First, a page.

Once the clamps are released, evaluate the pulsation of the vessel. Pulsation proximal and distal to the anastomosis is a good indicator of patency. If the anastomosis is obstructed, the vessel will only pulsate proximally. Longitudinal pulsation caused by blood hammering against an occluded anastomosis should be differentiated from normal pulsation. If pulsation is weak, the anastomosis will have to be carefully observed.
The empty and refill test, patency test or Acland test delivers very clear results and should be performed for every anastomosis. Since it is somewhat traumatic, it should be performed with care and not more often than necessary. First, occlude the vessel with a forceps immediately distal to the anastomosis. Then occlude it with a second forceps immediately distal to the first. Push the blood out of the vessel by sliding the closed second forceps even more distal on the vessel. Then open the first forceps to allow blood from proximal to the anastomosis to refill the vessel. Instant filling of the vessel proves that the anastomosis is patent. You can perform this test immediately after finishing the anastomosis to check for backstitches, and after about 20 minutes to check for thrombosis and clotting. Until then, cover it up with moist gauze and leave it alone. Performing the test more frequently or squeezing the forceps jaws together too firmly may damage the intimal layer leading to thrombosis.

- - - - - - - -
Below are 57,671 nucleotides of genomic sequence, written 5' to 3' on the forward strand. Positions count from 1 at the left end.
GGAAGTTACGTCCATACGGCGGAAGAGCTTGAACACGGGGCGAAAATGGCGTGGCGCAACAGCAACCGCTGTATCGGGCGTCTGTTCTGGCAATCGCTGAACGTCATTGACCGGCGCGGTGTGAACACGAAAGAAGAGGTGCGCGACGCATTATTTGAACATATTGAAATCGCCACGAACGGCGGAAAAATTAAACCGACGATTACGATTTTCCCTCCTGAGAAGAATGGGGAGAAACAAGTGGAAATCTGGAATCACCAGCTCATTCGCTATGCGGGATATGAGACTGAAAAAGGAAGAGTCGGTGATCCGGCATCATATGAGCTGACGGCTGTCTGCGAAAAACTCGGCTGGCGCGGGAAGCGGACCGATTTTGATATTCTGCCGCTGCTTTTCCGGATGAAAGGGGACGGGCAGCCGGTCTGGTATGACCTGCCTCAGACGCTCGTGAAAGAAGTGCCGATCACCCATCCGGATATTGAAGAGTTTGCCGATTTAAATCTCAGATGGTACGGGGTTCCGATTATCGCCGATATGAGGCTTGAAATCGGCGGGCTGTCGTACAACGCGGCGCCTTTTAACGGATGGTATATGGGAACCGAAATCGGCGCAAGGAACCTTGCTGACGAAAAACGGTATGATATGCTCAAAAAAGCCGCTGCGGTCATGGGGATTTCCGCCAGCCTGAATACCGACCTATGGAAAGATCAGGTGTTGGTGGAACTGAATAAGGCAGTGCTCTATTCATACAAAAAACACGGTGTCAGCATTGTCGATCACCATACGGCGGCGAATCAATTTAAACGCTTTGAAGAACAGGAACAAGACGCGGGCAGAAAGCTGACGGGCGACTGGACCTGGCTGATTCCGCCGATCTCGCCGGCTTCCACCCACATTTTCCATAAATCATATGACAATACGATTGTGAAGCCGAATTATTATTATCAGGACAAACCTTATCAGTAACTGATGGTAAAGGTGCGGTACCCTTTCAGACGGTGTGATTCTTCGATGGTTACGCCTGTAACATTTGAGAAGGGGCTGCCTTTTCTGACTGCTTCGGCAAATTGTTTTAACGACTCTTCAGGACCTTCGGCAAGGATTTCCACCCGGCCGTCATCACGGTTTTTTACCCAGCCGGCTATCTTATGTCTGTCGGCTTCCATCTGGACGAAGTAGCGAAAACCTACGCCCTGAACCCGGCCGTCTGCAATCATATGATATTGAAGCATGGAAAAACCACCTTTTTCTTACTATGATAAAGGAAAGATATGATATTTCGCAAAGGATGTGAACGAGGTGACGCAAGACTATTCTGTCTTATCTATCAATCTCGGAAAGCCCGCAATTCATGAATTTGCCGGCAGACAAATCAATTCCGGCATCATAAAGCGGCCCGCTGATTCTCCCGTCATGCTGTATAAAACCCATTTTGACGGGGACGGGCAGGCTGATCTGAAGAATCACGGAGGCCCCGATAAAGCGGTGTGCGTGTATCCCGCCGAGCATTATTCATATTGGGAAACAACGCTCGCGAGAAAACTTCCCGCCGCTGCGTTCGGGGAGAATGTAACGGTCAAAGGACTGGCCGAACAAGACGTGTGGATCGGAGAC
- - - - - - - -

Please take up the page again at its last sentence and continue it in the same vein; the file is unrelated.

If your anastomosis is patent, cover it up with moist gauze and leave it alone for 20 minutes. Then test its patency once more.
If you have handled the abdominal aorta gently and assume damage to the intimal layer to be minimal you can perform further anastomoses on it for as often as you can approximate the vessel ends.
If the anastomosis is patent you can also work on the femoral vessels or inferior vena cava. If it is not patent you can work on the neck vessels.
However we deem the inferior vena cava and neck vessels to be somewhat more
difficult to work on and suggest working on the abdominal aorta and femoral
Before starting to work on the next model, place the intestines back into the
abdominal cavity and cover the wound with moist gauze to keep them viable.